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Sarah Karalunas

One unique opportunity I had was the chance to collaborate with Dr. Joel Nigg, Professor at Oregon Health and Science University and the CSC’s 2009 Lois Bloom lecturer. During his visit to present the lecture, Dr. Nigg met with Dr. Huang-Pollock and her graduate students. I received more than advice and feedback related to my dissertation project; Dr. Nigg offered me one of his own datasets to use to supplement my dissertation research.
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Sarah Karalunas

After completing her undergraduate degree in neuroscience, Sarah Karalunus worked at a treatment center for children with emotional and behavioral regulation difficulties. Fueled by a deep commitment to help, Sarah entered the child-clinical doctoral program at Penn State with the goal of applying her neuroscience interests to a career focused on clinical research and treatment for children experiencing neurodevelopmental disorders. Her graduate research with Dr. Cynthia Huang-Pollock focused on clarifying the nature of cognitive impairments in ADHD. Sarah valued the opportunities provided to her at the Child Study Center (CSC), including the use of research facilities, the capacity to work with Families Interested in Research Studies (FIRSt), and funding from the Friends of the CSC that allowed her to present at national conferences. Sarah also had a unique opportunity to collaborate with Dr. Joel Nigg, Professor at Oregon Health and Science University (OHSU) and the CSC’s 2009 Lois Bloom lecturer. During his visit to present the lecture, Dr. Nigg met with Dr. Huang-Pollock and her graduate students. Sarah received more than advice and feedback related to her dissertation project; Dr. Nigg offered Sarah one of his own datasets to use to supplement her dissertation research. This meeting established the foundation for ongoing research collaboration. After completing a clinical internship at the Children’s Hospital of Philadelphia, Sarah went on to complete a post-doctoral fellowship with Dr. Nigg. She was then hired at OHSU as an Assistant Professor in Psychiatry and Behavioral Neuroscience. In addition to her own NIH-funded research program, which takes a multi-method approach to characterizing the basic cognitive and psychological processes contributing to childhood ADHD and to understanding how these processes differ between individuals with the disorder, Sarah also continues to be a co-investigator on several of Dr. Nigg’s projects. Reflecting the potential of Sarah’s research to inform interventions for ADHD and improve our ability to match children to the best treatments, she received a prestigious dissertation grant, a post-doctoral fellowship award, and an early career training award from the National Institute of Mental Health.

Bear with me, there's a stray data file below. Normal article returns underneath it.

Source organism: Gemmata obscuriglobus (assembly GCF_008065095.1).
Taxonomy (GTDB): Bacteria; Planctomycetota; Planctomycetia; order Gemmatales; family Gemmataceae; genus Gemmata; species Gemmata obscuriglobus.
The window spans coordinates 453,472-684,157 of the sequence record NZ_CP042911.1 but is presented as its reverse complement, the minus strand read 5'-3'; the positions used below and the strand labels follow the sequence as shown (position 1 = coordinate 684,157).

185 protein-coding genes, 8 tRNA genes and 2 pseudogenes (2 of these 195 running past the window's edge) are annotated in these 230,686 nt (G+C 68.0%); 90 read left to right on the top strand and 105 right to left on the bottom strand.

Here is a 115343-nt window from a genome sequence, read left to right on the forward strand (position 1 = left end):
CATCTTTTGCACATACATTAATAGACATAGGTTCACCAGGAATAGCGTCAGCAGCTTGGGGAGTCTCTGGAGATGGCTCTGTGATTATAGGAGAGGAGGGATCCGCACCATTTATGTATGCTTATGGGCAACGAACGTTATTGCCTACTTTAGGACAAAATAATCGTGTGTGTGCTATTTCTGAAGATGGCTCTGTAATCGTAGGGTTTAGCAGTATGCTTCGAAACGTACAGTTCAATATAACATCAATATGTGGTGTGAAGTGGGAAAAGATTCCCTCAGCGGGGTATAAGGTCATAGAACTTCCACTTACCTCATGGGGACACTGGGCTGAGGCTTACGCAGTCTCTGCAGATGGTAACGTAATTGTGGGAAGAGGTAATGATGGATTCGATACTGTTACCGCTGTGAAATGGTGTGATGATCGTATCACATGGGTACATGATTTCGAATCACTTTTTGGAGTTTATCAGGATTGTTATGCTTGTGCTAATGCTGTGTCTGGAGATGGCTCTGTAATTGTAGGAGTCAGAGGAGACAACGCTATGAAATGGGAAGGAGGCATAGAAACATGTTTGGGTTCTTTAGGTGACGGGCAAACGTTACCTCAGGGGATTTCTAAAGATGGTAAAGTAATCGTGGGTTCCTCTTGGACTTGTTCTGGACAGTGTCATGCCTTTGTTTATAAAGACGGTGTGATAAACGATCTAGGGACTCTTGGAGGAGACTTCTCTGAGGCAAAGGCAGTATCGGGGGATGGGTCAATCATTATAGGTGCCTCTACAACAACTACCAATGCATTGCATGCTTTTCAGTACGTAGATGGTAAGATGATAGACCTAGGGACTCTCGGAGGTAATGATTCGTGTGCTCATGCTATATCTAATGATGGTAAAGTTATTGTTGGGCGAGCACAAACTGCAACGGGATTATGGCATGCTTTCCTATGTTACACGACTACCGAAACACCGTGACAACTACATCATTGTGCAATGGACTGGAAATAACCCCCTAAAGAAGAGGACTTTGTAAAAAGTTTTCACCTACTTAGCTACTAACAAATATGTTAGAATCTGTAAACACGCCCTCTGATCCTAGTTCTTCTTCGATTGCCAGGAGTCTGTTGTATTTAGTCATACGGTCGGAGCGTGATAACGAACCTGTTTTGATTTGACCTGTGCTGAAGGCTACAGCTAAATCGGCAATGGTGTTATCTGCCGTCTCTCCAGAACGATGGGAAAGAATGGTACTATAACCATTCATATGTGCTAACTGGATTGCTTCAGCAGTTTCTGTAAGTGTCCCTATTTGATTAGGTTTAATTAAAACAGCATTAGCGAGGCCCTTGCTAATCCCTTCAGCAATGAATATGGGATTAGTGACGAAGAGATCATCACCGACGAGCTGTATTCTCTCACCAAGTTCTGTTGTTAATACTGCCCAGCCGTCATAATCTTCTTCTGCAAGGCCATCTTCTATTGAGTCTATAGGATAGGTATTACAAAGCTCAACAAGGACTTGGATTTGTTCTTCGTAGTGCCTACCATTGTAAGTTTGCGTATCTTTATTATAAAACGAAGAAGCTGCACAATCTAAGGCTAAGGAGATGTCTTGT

We are confident Sarah will be very successful and wish her well as she continues with the exciting next steps in her career!